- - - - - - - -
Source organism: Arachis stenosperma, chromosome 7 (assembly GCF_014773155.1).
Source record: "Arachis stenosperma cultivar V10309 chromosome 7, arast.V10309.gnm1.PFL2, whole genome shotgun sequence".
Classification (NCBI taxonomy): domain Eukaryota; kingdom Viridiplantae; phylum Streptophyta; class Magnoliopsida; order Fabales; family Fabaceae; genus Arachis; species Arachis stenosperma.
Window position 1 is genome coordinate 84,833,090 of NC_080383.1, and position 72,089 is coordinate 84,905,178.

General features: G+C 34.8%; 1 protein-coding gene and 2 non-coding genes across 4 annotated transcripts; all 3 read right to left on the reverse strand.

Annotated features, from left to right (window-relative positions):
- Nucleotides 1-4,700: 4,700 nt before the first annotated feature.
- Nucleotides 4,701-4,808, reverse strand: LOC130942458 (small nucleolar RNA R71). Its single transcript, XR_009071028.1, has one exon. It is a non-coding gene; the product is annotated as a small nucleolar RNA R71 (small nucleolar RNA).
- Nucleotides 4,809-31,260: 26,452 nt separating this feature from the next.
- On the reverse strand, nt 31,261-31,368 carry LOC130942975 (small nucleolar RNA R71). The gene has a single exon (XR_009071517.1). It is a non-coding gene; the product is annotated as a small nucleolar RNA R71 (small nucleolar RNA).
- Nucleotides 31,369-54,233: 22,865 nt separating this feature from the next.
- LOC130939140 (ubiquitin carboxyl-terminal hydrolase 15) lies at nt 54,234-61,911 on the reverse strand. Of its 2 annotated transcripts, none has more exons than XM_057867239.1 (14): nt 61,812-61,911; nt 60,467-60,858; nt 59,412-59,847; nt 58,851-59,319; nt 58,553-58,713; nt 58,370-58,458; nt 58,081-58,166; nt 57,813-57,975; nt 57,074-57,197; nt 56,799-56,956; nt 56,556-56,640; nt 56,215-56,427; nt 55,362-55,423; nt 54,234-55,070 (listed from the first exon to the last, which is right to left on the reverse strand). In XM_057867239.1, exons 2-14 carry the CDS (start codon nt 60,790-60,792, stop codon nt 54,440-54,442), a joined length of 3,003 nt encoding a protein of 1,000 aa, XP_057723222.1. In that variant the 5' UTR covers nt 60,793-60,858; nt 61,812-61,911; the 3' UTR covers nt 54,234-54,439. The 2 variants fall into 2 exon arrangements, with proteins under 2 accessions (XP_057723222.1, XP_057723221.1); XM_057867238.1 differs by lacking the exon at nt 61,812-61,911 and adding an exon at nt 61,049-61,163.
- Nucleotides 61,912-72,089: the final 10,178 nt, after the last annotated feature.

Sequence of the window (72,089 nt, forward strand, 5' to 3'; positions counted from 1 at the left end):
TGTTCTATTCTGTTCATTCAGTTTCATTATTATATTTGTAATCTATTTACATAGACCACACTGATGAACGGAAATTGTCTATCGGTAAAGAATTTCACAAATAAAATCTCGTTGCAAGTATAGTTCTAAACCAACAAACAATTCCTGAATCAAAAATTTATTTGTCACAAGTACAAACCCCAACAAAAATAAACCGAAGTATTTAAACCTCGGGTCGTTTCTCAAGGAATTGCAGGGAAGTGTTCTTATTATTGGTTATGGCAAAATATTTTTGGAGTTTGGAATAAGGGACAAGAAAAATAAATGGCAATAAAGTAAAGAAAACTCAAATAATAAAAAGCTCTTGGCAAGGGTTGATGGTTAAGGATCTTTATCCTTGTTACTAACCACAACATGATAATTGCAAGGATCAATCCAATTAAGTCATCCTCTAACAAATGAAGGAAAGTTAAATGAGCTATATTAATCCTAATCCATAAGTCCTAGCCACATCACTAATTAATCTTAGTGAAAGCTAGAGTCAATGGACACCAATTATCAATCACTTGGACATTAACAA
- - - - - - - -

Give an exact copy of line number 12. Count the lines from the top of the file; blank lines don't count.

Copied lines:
- LOC130939140 (ubiquitin carboxyl-terminal hydrolase 15) lies at nt 54,234-61,911 on the reverse strand. Of its 2 annotated transcripts, none has more exons than XM_057867239.1 (14): nt 61,812-61,911; nt 60,467-60,858; nt 59,412-59,847; nt 58,851-59,319; nt 58,553-58,713; nt 58,370-58,458; nt 58,081-58,166; nt 57,813-57,975; nt 57,074-57,197; nt 56,799-56,956; nt 56,556-56,640; nt 56,215-56,427; nt 55,362-55,423; nt 54,234-55,070 (listed from the first exon to the last, which is right to left on the reverse strand). In XM_057867239.1, exons 2-14 carry the CDS (start codon nt 60,790-60,792, stop codon nt 54,440-54,442), a joined length of 3,003 nt encoding a protein of 1,000 aa, XP_057723222.1. In that variant the 5' UTR covers nt 60,793-60,858; nt 61,812-61,911; the 3' UTR covers nt 54,234-54,439. The 2 variants fall into 2 exon arrangements, with proteins under 2 accessions (XP_057723222.1, XP_057723221.1); XM_057867238.1 differs by lacking the exon at nt 61,812-61,911 and adding an exon at nt 61,049-61,163.